COVINGTON, Ga. — County and water system officials broke ground Tuesday, Dec. 15, on millions of dollars worth of upgrades to its main water treatment plant in north Newton County.
Completion is expected in 2023 on $23 million in improvements to allow the Cornish Creek facility at Lake Varner to produce up to 25 million gallons of treated water “on a continuous basis,” county Water Resources director James Brown said.
The plant currently treats an average of 13.5 million gallons.
It will also be designed to allow expansion to produce 35 million gallons a day, according to engineering documents.
County Manager Lloyd Kerr said during the Tuesday ceremony on the shores of Lake Varner the project is needed to accommodate the anticipated population growth in Newton County.
Expansion also helps the county’s economic development efforts because it shows new and existing industrial employers — like Takeda Pharmaceuticals — that the county can meet their water needs, Kerr said.
“One of the key questions that is being asked is the availability of water,” he said.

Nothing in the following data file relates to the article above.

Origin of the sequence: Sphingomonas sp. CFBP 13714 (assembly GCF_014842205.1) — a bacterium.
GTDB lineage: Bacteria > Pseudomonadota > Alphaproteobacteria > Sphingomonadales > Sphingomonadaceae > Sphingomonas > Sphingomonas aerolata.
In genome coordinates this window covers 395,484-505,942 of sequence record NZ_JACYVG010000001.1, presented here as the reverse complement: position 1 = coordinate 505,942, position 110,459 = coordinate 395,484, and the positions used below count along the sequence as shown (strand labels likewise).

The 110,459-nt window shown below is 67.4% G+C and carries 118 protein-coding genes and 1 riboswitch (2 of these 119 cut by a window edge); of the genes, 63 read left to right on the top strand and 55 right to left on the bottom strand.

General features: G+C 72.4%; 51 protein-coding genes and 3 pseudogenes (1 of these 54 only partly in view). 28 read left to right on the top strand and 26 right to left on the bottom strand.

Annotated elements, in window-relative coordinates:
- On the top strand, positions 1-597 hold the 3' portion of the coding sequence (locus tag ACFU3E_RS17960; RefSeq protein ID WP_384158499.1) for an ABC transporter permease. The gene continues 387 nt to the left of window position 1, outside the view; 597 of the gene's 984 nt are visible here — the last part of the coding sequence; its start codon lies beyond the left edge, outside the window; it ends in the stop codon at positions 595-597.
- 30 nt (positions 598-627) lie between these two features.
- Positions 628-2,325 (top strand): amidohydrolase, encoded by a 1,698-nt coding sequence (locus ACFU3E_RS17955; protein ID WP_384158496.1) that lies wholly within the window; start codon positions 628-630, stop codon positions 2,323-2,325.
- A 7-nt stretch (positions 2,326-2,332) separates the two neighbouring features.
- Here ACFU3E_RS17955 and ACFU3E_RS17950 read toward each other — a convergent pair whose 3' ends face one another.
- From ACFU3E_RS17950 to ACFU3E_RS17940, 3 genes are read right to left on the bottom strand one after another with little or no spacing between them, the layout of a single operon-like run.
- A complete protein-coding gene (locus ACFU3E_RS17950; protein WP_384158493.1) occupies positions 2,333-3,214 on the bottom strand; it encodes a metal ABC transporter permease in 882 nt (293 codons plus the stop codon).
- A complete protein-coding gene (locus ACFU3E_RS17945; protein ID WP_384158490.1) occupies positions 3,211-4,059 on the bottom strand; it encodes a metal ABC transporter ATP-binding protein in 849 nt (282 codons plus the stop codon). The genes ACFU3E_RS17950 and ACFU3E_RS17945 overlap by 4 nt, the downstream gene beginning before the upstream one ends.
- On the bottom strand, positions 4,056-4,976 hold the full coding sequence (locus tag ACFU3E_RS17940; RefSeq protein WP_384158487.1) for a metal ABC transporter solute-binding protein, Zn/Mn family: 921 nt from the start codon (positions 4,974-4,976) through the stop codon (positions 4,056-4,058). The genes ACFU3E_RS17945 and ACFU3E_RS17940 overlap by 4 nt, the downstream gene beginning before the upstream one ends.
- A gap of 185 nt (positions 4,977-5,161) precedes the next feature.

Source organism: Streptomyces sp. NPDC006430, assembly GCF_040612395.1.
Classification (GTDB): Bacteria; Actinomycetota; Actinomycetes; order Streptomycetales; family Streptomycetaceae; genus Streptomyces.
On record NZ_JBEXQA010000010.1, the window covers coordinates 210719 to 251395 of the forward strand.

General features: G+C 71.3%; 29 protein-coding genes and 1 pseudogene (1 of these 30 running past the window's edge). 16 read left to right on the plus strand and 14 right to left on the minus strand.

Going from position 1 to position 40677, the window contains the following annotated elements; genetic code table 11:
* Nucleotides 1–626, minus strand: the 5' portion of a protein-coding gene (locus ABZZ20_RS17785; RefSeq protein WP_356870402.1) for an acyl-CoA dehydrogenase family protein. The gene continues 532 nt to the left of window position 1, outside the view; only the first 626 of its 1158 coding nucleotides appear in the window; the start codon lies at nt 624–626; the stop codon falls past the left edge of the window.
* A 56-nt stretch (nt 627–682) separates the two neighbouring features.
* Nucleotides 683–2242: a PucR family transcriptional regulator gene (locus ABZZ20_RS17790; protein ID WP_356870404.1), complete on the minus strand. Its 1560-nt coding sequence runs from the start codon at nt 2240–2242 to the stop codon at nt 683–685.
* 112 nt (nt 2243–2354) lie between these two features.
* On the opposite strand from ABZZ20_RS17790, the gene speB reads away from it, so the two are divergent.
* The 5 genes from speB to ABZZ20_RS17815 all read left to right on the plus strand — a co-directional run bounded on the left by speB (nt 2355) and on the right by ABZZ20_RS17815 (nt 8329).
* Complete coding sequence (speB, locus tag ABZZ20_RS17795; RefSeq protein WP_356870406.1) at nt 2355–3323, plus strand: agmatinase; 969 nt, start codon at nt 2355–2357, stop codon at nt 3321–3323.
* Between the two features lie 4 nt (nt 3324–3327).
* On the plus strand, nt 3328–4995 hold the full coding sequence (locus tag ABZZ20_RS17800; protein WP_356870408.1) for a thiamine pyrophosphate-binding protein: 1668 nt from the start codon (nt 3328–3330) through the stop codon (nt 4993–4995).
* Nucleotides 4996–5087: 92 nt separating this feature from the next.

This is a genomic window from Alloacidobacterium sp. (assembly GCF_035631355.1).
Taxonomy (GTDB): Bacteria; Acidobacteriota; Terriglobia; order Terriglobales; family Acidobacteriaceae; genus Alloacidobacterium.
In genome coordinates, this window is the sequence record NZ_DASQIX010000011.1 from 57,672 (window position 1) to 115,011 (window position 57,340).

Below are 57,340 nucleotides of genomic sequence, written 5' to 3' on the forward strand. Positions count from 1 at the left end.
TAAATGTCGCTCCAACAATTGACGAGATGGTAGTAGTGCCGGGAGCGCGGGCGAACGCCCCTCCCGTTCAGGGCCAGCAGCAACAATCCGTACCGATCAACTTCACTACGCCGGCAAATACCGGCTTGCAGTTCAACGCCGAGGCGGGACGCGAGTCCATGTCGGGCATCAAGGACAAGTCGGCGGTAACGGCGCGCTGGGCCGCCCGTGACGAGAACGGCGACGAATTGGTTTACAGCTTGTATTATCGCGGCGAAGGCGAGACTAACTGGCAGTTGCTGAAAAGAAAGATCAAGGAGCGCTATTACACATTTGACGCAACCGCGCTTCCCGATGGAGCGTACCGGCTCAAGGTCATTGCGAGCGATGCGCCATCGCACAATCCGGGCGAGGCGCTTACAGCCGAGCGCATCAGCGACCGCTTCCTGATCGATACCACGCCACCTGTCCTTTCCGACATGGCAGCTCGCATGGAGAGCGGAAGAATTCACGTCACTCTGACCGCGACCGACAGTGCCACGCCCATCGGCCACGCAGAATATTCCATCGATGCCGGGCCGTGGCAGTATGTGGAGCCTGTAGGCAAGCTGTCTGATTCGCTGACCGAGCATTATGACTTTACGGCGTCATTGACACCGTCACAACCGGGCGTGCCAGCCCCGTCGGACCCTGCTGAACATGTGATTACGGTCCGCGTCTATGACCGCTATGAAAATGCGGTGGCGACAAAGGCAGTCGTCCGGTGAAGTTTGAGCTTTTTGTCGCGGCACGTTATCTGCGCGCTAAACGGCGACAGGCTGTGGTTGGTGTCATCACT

Brown said the plant’s wholesale water customers worked to develop a strategic plan that led to the plant expansion project and “benefit the citizens of Newton County for the next 50 years.”
The project is set to include addition of a floating dock pump station for drawing up to 35 million gallons of raw water per day from Lake Varner.
A new 36-inch raw water line and a parallel finished water line are part of the project.
Three new high-service pumps for treated water; improvements to the bulk chemical storage area; a new backup power generator and improvements to the plant electrical system also are planned.
The county received a $25 million loan from the Georgia Environmental Finance Authority for the project. The loan is being repaid with money generated by current water rates, according to documents.
The Newton County Water System is a wholesale provider of water treated at its Cornish Creek and Williams Street plants.
Its customers include the Newton County Water and Sewerage Authority; the cities of Covington, Mansfield, Newborn, Oxford and Porterdale; and the Alcovy Shores Water Authority, Jasper County Water and Sewer Authority, and Walton County Board of Commissioners, according to information from the water system.